Global Breakfast: Trinidadian Buss-Up-Shut with Curry and Spicy Fixins in Richmond Hill

By Anne Noyes Saini


(Photographs by Anne Noyes Saini)

Global Breakfast, a new series here on the Real Cheap Eats blog, celebrates the diversity of the foods eaten for breakfast throughout the world—from arepas to dim sum to corned beef hash—as found in New York City.

In both Trinidad and India, griddled flatbreads are popular breakfast foods. That’s not surprising, since South Asian immigrants introduced many food traditions to the West Indies.

But over time—amid Trinidad’s diverse brew of Asian, African and European cultures—many of these dishes with South Asian roots have evolved and changed. So if you order a paratha (known as a “buss-up-shut”) in a Trinidadian roti shop, you’ll get a flatbread that bears little resemblance to one served in a North Indian dhaaba (roadside diner).

The dough for Trinidadian buss-up-shut is made with white flour (rather than the durum wheat flour used in India) and spiked with baking soda. It’s kneaded and set aside to rise slightly before being folded into layers, rolled out and griddled. That gives buss-up-shut a lighter, chewier texture than dense, crusty Indian parathas.

But the key difference is in the griddling. After lightly browning both sides of a buss-up-shut, the barely cooked dough is gently beaten and prodded into a heap of soft, feathery, finely-layered bread. It looks a lot like a torn, busted-up shirt (and “shirt” sounds like “shut” when pronounced with a West Indian accent)—thus, its colorful nickname.

Buss-up-shut is eaten mainly on special occasions in Trinidad, but it’s available every day on the breakfast menu at Sandy’s Roti in Richmond Hill, Queens. An order includes your choice of more than a dozen vegetable and fish curries and will run you just $4.

Sandy’s buss-up-shut (shown above) is huge—more than a foot in diameter when unfolded and as thick as a pita in some spots. Thankfully the breakfast curries are served up in equally generous portions.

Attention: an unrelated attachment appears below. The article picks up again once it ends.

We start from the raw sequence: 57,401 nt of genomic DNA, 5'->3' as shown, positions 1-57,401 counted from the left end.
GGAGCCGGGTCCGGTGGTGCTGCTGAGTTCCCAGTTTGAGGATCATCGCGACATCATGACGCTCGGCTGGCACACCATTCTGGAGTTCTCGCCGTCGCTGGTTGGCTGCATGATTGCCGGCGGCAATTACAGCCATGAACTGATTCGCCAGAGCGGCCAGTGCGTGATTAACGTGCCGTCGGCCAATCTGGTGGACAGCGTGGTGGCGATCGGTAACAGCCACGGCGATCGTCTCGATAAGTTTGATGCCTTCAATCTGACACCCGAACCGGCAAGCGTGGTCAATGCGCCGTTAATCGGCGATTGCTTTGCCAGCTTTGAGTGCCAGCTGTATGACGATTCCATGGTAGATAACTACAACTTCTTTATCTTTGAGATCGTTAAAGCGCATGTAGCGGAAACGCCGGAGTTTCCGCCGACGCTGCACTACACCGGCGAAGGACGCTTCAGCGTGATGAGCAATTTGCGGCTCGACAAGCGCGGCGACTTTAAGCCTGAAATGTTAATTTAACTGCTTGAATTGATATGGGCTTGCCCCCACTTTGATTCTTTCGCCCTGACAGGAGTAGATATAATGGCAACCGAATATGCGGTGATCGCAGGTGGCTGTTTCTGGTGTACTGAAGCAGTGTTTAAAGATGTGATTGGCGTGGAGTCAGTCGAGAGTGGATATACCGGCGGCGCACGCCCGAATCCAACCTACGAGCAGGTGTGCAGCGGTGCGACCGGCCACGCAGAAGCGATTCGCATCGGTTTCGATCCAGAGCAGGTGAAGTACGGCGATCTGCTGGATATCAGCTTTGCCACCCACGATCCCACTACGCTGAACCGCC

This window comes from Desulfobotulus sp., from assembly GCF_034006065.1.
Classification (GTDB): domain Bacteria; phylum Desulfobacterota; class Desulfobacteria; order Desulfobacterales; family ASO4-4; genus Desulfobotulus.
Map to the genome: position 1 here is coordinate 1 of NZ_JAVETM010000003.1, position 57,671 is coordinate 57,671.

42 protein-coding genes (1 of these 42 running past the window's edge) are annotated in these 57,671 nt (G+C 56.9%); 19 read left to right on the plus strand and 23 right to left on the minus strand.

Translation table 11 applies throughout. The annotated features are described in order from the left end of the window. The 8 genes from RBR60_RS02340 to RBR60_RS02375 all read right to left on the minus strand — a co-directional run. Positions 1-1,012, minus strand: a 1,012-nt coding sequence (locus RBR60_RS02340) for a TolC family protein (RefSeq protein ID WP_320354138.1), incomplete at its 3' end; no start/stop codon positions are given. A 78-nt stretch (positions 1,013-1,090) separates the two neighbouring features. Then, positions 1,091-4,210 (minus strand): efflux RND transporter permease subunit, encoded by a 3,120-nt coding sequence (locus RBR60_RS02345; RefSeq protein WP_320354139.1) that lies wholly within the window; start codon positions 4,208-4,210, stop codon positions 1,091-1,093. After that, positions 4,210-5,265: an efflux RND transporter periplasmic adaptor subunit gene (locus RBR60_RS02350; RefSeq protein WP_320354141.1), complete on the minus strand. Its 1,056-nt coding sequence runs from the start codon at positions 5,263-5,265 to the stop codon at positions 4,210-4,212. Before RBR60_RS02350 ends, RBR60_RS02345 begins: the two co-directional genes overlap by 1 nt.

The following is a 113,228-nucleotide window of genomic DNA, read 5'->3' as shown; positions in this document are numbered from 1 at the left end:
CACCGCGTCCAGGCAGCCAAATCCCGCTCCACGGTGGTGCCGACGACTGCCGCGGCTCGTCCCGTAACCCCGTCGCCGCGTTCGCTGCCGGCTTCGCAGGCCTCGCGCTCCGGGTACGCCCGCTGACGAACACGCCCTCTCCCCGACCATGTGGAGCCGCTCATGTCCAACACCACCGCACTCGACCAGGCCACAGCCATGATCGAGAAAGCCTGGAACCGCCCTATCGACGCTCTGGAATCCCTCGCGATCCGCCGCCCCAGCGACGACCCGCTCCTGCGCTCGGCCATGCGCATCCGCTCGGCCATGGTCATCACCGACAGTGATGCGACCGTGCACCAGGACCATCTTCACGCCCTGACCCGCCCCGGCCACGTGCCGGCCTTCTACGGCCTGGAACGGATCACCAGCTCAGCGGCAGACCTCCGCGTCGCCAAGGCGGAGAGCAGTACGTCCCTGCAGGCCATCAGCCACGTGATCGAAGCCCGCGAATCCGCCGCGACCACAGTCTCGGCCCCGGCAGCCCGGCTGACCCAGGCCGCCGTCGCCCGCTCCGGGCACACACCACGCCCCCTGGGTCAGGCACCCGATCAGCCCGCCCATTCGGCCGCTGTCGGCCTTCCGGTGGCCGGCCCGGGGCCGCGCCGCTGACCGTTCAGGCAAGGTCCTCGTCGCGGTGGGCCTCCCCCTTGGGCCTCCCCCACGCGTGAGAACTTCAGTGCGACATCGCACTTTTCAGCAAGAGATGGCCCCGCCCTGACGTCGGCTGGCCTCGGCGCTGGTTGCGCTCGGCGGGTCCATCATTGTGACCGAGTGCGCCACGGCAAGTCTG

The pumpkin and bodie (long green beans) curries both came strongly recommended by a Trinidadian friend. When we stopped by, the bright-hued pumpkin curry (shown above) won out. A side order of tomato choka ($2.25) and several condiments—mango kuchela (pronounced KOOCH-ell-uh) and pepper sauce—tipped this generous feast for one into a shareable meal for two.

No eating utensils were offered, so we dug in with our hands, using pieces of the soft, warm bread to scoop up mouthfuls of pumpkin and tomato.

The pumpkin curry was savory and mildly sweet, seasoned lightly with onion and garlic and happily devoid of excess oil. The tomato choka (shown above)—roasted and mashed tomato mixed with oil, raw onion and garlic—kicked in piquant flavor.

The spicy-sweet mango kuchela (shown above)—a Trinidadian condiment made with grated raw mango, chilies, sugar and spices—had savory, fragrant undertones from the ground spices in the mix. In contrast, the house-made pepper sauce (shown below) was tangy and garlicky, with potent Scotch bonnet peppers. We put it on everything and relished the tongue-tingling, stomach-warming burn. (We later snagged a small to-go container for $3.)

The two condiments were among several house-made pickles and sauces on hand to anoint the steady stream of doubles ($1 each) being ordered by nearly every customer at Sandy’s. A popular street food in Trinidad, doubles is like a sandwich. Chickpeas stewed with Indian spices are topped with a spicy-sweet-tangy blend of condiments and smashed between two pieces of fluffy, fried bread (called bara).

Doubles is also a popular breakfast-on-the-run in Trinidad. Think of it like the junky, but satisfying, bagel-and-shmear New Yorkers grab from corner street carts in the morning. In contrast, buss-up-shut with curry is the hearty omelette you rarely have time to sit down and enjoy.

Sandy’s Roti
121-10 Liberty Ave. (map)
Richmond Hill, NY 11419

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